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Bamboo trees in a stony bed

Hi, We've just replaced a grassy bank at the back of the garden with a retaining wall and I was hoping to plant in some Simba bamboo trees to disguise the fence that runs the length of the wall.

I'm a little concerned how well bamboo will take to the soil as it's quite stoney and so will dry out reasonably quickly and thus, what prep I should do and whether I should look to something other than bamboo for long-term success. I've read somewhere I could fill it with loads of soil improver but it would be best to do that in a couple of months when summer's past?

I've attached some pics of the wall and soil for reference.

Any advice as to how to achieve what I want or whether I should look at something else, and what, would be appreciated. The garden is north facing but is not particularly shaded.

Thanks in advance for any help.



Posts

  • a1154a1154 Posts: 859
    That’s a great space you could do a lot with, but I like the fence and would be thinking of colourful things that look good against it, rather than bamboo to screen it, but up to you.
    Im hoping the soil isn’t as bad as it looks in the picture.  Are weeds growing ?
    Bamboo is tough stuff, but I think anything would struggle with that. I’d start a bit of a project of removing the larger stones, and look at getting some well rotted manure. 
    Do this now and start planting in autumn, flowering shrubs, perennials, get lots of colourful bulbs in etc. I started by copying a border at my local garden centre. I asked them for a planting list and they were happy to give me it. 
    Visit some gardens and see what you like. You could incorporate the bamboo into your plan, but think now about what you want it to look like when it’s finished.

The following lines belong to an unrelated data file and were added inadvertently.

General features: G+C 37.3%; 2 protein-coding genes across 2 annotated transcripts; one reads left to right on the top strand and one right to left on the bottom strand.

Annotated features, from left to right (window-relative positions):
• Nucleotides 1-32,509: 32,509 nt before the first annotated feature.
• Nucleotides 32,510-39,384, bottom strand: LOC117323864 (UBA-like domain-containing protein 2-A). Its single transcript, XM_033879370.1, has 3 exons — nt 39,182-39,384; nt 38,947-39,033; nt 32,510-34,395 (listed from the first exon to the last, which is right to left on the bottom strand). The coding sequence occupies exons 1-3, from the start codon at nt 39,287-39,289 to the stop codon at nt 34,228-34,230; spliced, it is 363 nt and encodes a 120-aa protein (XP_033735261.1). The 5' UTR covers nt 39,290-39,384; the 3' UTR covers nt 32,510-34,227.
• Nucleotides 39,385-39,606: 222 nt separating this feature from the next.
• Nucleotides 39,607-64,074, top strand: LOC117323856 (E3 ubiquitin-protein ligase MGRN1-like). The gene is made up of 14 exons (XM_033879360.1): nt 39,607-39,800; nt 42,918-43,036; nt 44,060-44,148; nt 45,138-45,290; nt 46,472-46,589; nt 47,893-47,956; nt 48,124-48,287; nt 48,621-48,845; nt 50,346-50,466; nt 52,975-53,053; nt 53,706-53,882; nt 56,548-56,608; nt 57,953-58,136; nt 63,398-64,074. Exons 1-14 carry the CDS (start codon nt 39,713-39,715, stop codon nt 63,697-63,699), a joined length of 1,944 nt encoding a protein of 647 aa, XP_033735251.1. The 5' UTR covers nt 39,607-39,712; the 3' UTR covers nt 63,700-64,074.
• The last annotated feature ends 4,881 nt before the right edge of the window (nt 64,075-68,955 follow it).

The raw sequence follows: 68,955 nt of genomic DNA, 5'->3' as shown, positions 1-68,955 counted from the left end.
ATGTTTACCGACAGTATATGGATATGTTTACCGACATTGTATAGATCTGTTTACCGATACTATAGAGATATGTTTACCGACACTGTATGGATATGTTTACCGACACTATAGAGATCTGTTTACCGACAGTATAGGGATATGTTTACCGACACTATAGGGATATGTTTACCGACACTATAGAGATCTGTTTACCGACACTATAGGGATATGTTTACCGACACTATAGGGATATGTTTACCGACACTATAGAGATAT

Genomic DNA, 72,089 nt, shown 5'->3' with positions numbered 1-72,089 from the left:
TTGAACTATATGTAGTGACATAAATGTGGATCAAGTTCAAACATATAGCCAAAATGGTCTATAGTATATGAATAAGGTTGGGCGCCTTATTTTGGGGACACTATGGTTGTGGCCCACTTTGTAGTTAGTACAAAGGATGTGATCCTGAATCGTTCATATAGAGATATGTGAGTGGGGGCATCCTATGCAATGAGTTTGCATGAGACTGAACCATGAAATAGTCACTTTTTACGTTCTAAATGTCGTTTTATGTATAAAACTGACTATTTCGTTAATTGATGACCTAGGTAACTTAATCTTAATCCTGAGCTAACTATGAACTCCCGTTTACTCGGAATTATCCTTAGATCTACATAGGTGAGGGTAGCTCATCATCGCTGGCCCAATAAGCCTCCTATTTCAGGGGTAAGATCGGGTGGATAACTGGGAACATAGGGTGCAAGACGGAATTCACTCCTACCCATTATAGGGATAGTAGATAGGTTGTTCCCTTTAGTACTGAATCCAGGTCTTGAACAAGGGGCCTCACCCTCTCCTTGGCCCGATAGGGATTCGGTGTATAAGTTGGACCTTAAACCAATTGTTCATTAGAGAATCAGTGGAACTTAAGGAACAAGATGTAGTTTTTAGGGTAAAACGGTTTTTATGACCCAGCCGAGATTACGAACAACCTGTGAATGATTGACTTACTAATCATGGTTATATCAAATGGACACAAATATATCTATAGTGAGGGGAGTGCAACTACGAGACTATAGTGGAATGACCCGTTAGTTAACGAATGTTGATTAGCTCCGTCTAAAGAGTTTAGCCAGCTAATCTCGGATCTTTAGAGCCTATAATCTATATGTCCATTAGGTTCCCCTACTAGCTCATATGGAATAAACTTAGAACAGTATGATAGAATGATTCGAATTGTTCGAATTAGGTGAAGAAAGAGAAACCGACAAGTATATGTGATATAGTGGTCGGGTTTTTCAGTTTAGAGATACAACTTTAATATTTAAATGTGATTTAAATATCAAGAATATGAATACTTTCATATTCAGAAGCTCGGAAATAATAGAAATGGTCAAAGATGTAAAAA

• Kate 7Kate 7 Posts: 116
    I grew Fargesia Simba. Unfortunately it flowered and then died. I agree that you have a great space there which you could have such fun with trying different plants. By all means try some bamboos. Make sure they are not invasive and remember that they are greedy and like food and water. Could also grow plants to trail over the front edge and grow over the fence behind.
  • a1154 said:
    Im hoping the soil isn’t as bad as it looks in the picture.  Are weeds growing ? 


    The soil is very stoney (perhaps because the houses are new and that's how the builders have given the garden shape) but all the surrounding gardens seem to be flourishing, albeit after bringing in improver. I assume I'll have to do the same but was wondering when the best time to do it would be.

    I guess I thought bamboo because I liked the simplicity and uniformity.
  • ZeroZero1ZeroZero1 Posts: 564
    Just be aware that Bamboo can be really "thuggish" as they say, my duaghter inherited some in her new house and it's everywhere, its outgrown it's place, gone into their lawn, the naighbours, in between cracks in paved areas and under the foundations of a consrvatory. There is little chance of getting rid of it. 
  • ZeroZero1 said:
    Just be aware that Bamboo can be really "thuggish" as they say, my duaghter inherited some in her new house and it's everywhere, its outgrown it's place, gone into their lawn, the naighbours, in between cracks in paved areas and under the foundations of a consrvatory. There is little chance of getting rid of it. 
    That's really useful to know. Thanks. Would there be any less invasive options which could act as a means to break up the view of the fence (it's literally right opposite the kitchen bi-folds) that would require limited upkeep and would look somewhat modern. I'm thinking about adding uplighting along the bed too.
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